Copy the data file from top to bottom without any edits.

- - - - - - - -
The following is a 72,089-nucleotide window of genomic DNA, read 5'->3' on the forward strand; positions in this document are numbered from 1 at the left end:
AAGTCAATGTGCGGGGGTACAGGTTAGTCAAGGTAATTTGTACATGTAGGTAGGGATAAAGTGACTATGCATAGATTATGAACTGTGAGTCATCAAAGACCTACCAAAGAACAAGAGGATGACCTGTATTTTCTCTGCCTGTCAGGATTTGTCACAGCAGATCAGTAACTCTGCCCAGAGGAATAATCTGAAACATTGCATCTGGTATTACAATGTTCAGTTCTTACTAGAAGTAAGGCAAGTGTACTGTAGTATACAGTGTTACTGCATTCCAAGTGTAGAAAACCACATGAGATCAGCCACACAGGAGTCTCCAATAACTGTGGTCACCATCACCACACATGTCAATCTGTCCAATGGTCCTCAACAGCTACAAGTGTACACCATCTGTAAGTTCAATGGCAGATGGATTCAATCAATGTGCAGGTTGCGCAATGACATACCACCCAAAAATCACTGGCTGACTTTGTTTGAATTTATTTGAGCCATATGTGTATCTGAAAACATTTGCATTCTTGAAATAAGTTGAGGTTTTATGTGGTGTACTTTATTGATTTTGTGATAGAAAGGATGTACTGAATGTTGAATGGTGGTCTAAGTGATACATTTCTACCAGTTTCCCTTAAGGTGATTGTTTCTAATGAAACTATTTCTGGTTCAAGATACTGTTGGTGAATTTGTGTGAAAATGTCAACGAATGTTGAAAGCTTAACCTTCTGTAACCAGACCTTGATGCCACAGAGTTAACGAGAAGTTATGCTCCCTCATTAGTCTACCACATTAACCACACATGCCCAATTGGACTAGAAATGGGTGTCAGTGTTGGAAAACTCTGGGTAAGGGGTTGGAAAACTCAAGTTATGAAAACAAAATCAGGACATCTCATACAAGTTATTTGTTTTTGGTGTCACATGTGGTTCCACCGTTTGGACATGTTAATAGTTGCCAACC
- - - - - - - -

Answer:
The following is a 72,089-nucleotide window of genomic DNA, read 5'->3' on the forward strand; positions in this document are numbered from 1 at the left end:
AAGTCAATGTGCGGGGGTACAGGTTAGTCAAGGTAATTTGTACATGTAGGTAGGGATAAAGTGACTATGCATAGATTATGAACTGTGAGTCATCAAAGACCTACCAAAGAACAAGAGGATGACCTGTATTTTCTCTGCCTGTCAGGATTTGTCACAGCAGATCAGTAACTCTGCCCAGAGGAATAATCTGAAACATTGCATCTGGTATTACAATGTTCAGTTCTTACTAGAAGTAAGGCAAGTGTACTGTAGTATACAGTGTTACTGCATTCCAAGTGTAGAAAACCACATGAGATCAGCCACACAGGAGTCTCCAATAACTGTGGTCACCATCACCACACATGTCAATCTGTCCAATGGTCCTCAACAGCTACAAGTGTACACCATCTGTAAGTTCAATGGCAGATGGATTCAATCAATGTGCAGGTTGCGCAATGACATACCACCCAAAAATCACTGGCTGACTTTGTTTGAATTTATTTGAGCCATATGTGTATCTGAAAACATTTGCATTCTTGAAATAAGTTGAGGTTTTATGTGGTGTACTTTATTGATTTTGTGATAGAAAGGATGTACTGAATGTTGAATGGTGGTCTAAGTGATACATTTCTACCAGTTTCCCTTAAGGTGATTGTTTCTAATGAAACTATTTCTGGTTCAAGATACTGTTGGTGAATTTGTGTGAAAATGTCAACGAATGTTGAAAGCTTAACCTTCTGTAACCAGACCTTGATGCCACAGAGTTAACGAGAAGTTATGCTCCCTCATTAGTCTACCACATTAACCACACATGCCCAATTGGACTAGAAATGGGTGTCAGTGTTGGAAAACTCTGGGTAAGGGGTTGGAAAACTCAAGTTATGAAAACAAAATCAGGACATCTCATACAAGTTATTTGTTTTTGGTGTCACATGTGGTTCCACCGTTTGGACATGTTAATAGTTGCCAACC